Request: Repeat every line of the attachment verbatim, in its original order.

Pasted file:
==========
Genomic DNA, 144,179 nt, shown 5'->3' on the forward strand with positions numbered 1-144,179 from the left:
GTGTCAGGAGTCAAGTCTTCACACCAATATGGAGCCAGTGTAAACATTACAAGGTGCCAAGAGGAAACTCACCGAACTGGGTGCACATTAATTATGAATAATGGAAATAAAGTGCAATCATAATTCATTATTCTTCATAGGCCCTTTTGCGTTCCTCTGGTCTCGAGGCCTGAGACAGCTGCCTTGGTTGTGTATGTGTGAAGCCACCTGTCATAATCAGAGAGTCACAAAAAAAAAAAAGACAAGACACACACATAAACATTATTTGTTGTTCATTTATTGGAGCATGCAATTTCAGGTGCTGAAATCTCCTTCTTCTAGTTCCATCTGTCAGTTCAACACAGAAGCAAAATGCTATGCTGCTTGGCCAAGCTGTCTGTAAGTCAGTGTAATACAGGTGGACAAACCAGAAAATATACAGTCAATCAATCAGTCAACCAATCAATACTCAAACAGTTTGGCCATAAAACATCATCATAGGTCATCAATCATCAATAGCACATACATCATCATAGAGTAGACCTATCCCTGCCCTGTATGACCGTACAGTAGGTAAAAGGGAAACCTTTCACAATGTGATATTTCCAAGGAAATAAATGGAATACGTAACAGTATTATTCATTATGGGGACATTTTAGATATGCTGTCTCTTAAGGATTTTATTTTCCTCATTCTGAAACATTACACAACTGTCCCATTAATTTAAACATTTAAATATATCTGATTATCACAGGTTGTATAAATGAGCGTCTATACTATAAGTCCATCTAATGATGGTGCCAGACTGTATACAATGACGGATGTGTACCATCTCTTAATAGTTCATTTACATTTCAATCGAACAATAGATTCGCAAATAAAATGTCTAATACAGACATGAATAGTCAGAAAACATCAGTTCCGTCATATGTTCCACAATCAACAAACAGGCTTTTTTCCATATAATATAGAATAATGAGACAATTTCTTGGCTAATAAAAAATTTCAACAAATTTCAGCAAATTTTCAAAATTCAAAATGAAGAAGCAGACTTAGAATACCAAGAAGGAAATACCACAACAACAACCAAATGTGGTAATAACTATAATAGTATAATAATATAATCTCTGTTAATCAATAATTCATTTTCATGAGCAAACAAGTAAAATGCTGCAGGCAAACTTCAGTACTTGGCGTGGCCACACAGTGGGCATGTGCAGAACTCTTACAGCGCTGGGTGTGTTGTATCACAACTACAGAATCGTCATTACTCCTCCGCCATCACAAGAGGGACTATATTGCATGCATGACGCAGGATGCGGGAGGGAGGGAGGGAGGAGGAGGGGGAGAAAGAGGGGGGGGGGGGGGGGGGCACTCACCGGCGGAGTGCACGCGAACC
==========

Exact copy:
Genomic DNA, 144,179 nt, shown 5'->3' on the forward strand with positions numbered 1-144,179 from the left:
GTGTCAGGAGTCAAGTCTTCACACCAATATGGAGCCAGTGTAAACATTACAAGGTGCCAAGAGGAAACTCACCGAACTGGGTGCACATTAATTATGAATAATGGAAATAAAGTGCAATCATAATTCATTATTCTTCATAGGCCCTTTTGCGTTCCTCTGGTCTCGAGGCCTGAGACAGCTGCCTTGGTTGTGTATGTGTGAAGCCACCTGTCATAATCAGAGAGTCACAAAAAAAAAAAAGACAAGACACACACATAAACATTATTTGTTGTTCATTTATTGGAGCATGCAATTTCAGGTGCTGAAATCTCCTTCTTCTAGTTCCATCTGTCAGTTCAACACAGAAGCAAAATGCTATGCTGCTTGGCCAAGCTGTCTGTAAGTCAGTGTAATACAGGTGGACAAACCAGAAAATATACAGTCAATCAATCAGTCAACCAATCAATACTCAAACAGTTTGGCCATAAAACATCATCATAGGTCATCAATCATCAATAGCACATACATCATCATAGAGTAGACCTATCCCTGCCCTGTATGACCGTACAGTAGGTAAAAGGGAAACCTTTCACAATGTGATATTTCCAAGGAAATAAATGGAATACGTAACAGTATTATTCATTATGGGGACATTTTAGATATGCTGTCTCTTAAGGATTTTATTTTCCTCATTCTGAAACATTACACAACTGTCCCATTAATTTAAACATTTAAATATATCTGATTATCACAGGTTGTATAAATGAGCGTCTATACTATAAGTCCATCTAATGATGGTGCCAGACTGTATACAATGACGGATGTGTACCATCTCTTAATAGTTCATTTACATTTCAATCGAACAATAGATTCGCAAATAAAATGTCTAATACAGACATGAATAGTCAGAAAACATCAGTTCCGTCATATGTTCCACAATCAACAAACAGGCTTTTTTCCATATAATATAGAATAATGAGACAATTTCTTGGCTAATAAAAAATTTCAACAAATTTCAGCAAATTTTCAAAATTCAAAATGAAGAAGCAGACTTAGAATACCAAGAAGGAAATACCACAACAACAACCAAATGTGGTAATAACTATAATAGTATAATAATATAATCTCTGTTAATCAATAATTCATTTTCATGAGCAAACAAGTAAAATGCTGCAGGCAAACTTCAGTACTTGGCGTGGCCACACAGTGGGCATGTGCAGAACTCTTACAGCGCTGGGTGTGTTGTATCACAACTACAGAATCGTCATTACTCCTCCGCCATCACAAGAGGGACTATATTGCATGCATGACGCAGGATGCGGGAGGGAGGGAGGGAGGAGGAGGGGGAGAAAGAGGGGGGGGGGGGGGGGGGCACTCACCGGCGGAGTGCACGCGAACC